Psychosocial adjustment in children and adolescents with cleft lip and/or palate : exploring risk and protective factors
Appears in the following Collection
- Psykologisk institutt 
AbstractSociocultural norms may render individuals with a facial difference such as a cleft lip and/or palate more noticeable and possibly more socially vulnerable. Given the importance of appearance satisfaction and social experiences for psychological health, a better understanding of risk and protective factors when the child is born with a cleft is warranted. This dissertation is based on a cross-sectional sample of 661 children and adolescents with a cleft. The key findings were that whether the cleft was objectively visible in the face or not, did not explain the variation in psychosocial experiences or emotional well-being, in contrast to the subjective measures of appearance. Associations between social experiences and appearance evaluations were clear. The results suggest that appearance satisfaction may be enhanced by social experiences such as friendships, while dissatisfaction with appearance may be exacerbated by negative experiences such as peer harassment and teasing. Adolescent boys with a visible cleft reported significantly better psychological adjustment than boys with no facial difference, suggesting protective factors in the presence of a facial difference. Longitudinal research will be needed in order to confirm the directionality of the relations between the variables reported in this dissertation.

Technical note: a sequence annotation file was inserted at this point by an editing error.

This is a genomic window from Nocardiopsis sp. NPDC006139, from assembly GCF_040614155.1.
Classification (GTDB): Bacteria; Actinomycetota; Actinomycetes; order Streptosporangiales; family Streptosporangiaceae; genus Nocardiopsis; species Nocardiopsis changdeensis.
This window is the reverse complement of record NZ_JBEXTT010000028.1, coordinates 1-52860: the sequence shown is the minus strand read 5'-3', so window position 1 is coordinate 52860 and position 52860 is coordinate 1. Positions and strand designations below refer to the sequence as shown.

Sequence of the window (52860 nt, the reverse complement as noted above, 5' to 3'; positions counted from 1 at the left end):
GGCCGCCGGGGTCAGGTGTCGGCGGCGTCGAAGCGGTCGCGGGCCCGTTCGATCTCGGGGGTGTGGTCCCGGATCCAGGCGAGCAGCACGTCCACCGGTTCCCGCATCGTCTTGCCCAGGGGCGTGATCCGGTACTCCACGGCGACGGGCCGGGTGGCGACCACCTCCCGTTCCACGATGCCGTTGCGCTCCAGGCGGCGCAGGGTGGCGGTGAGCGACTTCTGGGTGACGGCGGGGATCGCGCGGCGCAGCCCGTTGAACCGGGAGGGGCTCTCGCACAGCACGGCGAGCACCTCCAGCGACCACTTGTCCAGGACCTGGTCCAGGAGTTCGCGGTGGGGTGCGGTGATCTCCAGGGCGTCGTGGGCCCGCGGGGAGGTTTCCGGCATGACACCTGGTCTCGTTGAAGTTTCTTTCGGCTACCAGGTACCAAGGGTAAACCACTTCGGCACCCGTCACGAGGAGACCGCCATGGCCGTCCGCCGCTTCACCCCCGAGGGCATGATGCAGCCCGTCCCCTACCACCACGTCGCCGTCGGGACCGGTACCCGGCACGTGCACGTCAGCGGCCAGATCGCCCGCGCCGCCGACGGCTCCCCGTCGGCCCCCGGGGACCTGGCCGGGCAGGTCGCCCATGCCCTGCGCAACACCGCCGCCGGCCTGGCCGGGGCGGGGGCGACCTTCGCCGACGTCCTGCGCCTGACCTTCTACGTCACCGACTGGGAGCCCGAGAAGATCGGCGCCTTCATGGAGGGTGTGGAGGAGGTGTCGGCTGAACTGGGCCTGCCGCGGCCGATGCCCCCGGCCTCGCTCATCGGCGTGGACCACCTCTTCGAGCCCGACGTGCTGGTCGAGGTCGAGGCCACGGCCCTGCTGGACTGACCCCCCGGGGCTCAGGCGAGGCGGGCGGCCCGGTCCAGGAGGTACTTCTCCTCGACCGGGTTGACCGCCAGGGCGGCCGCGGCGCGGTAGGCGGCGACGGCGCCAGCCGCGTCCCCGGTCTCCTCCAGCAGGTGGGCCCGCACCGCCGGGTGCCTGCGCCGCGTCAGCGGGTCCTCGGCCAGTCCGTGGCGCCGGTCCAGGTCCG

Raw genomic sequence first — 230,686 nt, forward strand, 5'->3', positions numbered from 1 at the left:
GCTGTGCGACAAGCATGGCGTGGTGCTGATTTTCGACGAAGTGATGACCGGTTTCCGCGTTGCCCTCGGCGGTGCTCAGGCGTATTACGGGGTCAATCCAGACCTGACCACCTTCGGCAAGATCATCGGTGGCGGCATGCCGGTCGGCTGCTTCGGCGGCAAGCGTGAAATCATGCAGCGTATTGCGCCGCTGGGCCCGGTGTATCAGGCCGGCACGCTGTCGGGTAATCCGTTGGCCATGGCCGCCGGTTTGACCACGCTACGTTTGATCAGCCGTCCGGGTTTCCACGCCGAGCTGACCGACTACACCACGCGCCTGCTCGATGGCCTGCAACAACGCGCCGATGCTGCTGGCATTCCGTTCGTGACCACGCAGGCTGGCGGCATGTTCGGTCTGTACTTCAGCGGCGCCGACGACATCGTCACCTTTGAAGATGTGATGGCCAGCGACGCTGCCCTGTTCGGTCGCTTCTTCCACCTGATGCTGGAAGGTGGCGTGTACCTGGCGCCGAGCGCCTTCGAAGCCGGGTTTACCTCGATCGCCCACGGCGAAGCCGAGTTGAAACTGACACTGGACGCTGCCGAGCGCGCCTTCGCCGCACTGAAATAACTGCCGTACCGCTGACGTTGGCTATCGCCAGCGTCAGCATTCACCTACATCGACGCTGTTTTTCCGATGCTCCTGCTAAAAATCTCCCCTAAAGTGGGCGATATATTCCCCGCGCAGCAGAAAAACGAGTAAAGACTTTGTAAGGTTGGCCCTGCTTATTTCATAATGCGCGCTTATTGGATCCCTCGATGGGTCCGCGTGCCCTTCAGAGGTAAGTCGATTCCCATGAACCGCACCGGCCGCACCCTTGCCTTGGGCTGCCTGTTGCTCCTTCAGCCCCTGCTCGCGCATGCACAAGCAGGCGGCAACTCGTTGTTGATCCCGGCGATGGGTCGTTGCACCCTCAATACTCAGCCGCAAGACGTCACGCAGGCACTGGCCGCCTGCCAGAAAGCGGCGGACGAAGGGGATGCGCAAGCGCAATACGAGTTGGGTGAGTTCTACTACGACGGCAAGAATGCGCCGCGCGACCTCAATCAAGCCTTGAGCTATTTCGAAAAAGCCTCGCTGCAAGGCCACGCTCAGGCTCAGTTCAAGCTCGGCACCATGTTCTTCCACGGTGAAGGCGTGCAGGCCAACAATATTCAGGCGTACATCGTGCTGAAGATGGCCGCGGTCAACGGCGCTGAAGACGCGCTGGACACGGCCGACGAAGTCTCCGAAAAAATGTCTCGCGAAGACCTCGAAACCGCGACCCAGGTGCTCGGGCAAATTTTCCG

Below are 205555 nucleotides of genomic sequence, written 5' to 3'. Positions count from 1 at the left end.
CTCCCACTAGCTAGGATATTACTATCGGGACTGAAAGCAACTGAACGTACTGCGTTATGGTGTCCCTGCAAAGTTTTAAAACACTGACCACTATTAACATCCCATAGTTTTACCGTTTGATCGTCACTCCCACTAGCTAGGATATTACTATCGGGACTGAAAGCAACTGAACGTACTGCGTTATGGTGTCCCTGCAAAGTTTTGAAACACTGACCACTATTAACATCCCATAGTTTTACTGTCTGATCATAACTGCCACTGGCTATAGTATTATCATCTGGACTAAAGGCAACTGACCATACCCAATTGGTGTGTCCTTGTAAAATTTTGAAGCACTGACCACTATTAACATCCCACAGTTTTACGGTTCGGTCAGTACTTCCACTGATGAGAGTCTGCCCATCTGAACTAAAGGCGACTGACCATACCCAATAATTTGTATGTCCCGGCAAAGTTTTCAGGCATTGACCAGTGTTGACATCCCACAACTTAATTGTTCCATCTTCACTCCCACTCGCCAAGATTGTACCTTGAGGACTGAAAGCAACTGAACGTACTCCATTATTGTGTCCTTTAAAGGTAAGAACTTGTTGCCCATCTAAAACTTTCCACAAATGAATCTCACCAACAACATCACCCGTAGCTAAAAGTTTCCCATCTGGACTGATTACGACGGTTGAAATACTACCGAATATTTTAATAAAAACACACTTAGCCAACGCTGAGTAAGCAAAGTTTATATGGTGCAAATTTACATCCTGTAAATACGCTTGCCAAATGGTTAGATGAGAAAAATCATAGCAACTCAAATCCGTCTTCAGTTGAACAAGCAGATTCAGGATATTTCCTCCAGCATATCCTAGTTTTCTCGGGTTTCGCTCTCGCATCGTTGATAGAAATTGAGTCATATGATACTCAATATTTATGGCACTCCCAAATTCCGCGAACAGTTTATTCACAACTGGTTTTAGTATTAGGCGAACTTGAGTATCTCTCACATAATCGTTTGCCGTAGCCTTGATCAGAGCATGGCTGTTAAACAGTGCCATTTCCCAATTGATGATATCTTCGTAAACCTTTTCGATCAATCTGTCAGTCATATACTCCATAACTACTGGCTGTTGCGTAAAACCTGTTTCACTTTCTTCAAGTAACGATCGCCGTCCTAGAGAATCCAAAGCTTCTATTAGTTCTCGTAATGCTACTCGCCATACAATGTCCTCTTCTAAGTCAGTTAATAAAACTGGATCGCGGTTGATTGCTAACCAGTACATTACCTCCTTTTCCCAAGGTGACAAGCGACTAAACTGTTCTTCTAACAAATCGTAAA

List of papers
|Paper 1: Feragen KJB, Borge AIH & Rumsey N (2009). Social experience in 10-year-old children born with a cleft: Exploring psychosocial resilience. Cleft Palate - Craniofacial Journal, 46, 65-74 https://doi.org/10.1597/07-124.1|
|Paper 2: Feragen KJB, Kvalem IL, Rumsey N & Borge AIH. Adolescents with and without a facial disfigurement: The role of friendships in perceptions of appearance and emotional resilience. Submitted to Journal of Pediatric Psychology|
|Paper 3: Feragen KJB, Borge AIH. The role of peer harassment when appearance differs. Submitted to Body Image - An International Journal of Research|